Former JAG says military leaders are overruling physicians, revoking COVID exemptions
"We’ve seen senior military commanders who are overruling independent physicians and putting them under duress to change their medical opinion," the attorney said
A former Army JAG now in private practice told The Star News Network that he has seen senior military commanders overrule physicians, pressure them to reverse their opinions, and rescind COVID-19 vaccine exemptions from service members who had been granted them.
Sean Timmons, a military law expert at Tully Rinckey, said directives to take the shots are illegal, as is the use of pressure to bring doctors' positions in line with the desires of military command.
"By just having a doctor rubber-stamp whatever action the command wants is not complying with his ethical duty to provide care independent of duress from unethical actors," he told the network.
"That to me is wholly unlawful because you’re removing the patient and provider privilege and you’re removing the ethical concern the doctor has as a duty to treat a patient."
Timmons said he personally knows an Army doctor who was punished for giving one soldier an exemption to the COVID vaccine.
"That physician was removed from his job and then overruled, and they made the soldier see another doctor who then complied with the mandate from higher command to deny medical waivers and medical exemptions," he said.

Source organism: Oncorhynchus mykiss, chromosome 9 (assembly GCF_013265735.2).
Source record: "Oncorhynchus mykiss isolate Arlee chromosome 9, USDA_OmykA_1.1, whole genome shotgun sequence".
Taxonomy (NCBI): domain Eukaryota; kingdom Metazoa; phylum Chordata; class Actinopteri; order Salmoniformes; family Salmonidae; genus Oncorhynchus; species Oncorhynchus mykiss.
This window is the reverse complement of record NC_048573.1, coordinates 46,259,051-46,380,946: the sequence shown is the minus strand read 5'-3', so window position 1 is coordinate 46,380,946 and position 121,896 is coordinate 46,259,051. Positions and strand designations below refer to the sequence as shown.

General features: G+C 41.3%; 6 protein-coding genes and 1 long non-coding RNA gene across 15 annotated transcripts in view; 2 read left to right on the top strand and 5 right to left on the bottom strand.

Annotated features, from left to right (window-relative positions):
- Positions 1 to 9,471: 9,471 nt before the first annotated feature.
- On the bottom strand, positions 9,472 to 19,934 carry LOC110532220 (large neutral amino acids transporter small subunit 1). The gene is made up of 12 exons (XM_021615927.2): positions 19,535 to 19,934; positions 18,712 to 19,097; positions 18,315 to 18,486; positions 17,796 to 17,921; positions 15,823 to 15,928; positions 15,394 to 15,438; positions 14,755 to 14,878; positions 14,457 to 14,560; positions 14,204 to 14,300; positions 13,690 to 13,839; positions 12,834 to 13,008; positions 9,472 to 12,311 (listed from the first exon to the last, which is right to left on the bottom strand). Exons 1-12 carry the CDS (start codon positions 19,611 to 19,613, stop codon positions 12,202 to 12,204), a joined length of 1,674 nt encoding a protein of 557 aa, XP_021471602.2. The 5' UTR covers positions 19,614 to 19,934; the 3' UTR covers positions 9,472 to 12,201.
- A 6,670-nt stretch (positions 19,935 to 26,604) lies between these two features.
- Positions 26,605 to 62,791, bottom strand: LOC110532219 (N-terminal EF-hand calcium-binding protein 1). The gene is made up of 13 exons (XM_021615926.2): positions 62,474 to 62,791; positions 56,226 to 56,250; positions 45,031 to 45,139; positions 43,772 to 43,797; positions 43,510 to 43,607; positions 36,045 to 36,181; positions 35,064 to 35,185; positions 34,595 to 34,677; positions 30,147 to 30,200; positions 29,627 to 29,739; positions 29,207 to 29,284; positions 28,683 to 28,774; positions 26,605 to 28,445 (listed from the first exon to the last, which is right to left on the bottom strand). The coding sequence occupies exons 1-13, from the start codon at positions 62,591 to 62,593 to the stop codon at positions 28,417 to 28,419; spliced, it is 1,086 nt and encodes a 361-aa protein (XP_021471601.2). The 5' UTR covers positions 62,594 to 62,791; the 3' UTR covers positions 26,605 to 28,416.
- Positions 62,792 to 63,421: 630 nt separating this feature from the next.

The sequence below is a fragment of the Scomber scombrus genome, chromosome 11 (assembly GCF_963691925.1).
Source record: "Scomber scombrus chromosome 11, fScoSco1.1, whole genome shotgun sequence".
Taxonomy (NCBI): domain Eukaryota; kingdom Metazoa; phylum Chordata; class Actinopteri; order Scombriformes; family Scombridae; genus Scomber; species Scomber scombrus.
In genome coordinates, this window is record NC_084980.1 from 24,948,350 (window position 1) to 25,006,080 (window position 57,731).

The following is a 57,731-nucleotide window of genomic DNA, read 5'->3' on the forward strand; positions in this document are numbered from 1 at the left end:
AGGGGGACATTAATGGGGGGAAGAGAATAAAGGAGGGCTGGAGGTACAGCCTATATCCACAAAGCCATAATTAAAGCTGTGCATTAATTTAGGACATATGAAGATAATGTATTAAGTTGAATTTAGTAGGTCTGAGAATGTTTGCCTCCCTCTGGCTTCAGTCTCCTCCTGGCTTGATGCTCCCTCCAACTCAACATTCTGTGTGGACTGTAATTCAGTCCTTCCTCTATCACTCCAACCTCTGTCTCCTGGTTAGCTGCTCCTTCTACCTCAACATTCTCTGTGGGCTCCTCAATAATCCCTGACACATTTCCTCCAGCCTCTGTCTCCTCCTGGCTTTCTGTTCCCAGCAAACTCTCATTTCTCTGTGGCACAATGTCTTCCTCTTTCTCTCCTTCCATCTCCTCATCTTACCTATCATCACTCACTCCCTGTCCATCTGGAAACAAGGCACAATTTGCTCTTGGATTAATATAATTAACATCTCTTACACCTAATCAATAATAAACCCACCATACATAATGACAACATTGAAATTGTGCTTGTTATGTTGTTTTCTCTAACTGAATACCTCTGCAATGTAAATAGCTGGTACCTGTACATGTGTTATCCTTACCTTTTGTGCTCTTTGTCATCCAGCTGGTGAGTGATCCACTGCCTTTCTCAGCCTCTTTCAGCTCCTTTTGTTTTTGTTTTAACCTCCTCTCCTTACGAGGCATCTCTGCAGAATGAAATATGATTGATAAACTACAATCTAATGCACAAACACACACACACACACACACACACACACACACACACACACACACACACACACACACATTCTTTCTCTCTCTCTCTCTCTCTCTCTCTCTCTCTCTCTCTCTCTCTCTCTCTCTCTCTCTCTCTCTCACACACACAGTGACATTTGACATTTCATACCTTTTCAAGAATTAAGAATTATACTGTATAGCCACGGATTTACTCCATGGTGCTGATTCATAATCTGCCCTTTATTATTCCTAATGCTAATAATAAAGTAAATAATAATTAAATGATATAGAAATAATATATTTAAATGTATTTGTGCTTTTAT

Speaking just days after the Army National Guard vowed to begin punishing thousands of members for not receiving the COVID vaccine, Timmons stressed that such actions are illegal.
"The COVID-19 vaccine directive to take the shot that’s being provided at this time is an unlawful order because it is a medication, not really a vaccine," he told the network. "The medication is experimental and it is not effective to the extent advertised."
Timmons said he and Tully Rinckey have already successfully argued the mandate is unlawful before separation boards, an administrative board convened when a branch of the military desires to expel service members for poor job performance or other reasons.
Department of Defense data show that more than 420,000 service members have had COVID and that 95 of them died, while more than 2 million in total are partially or fully vaccinated.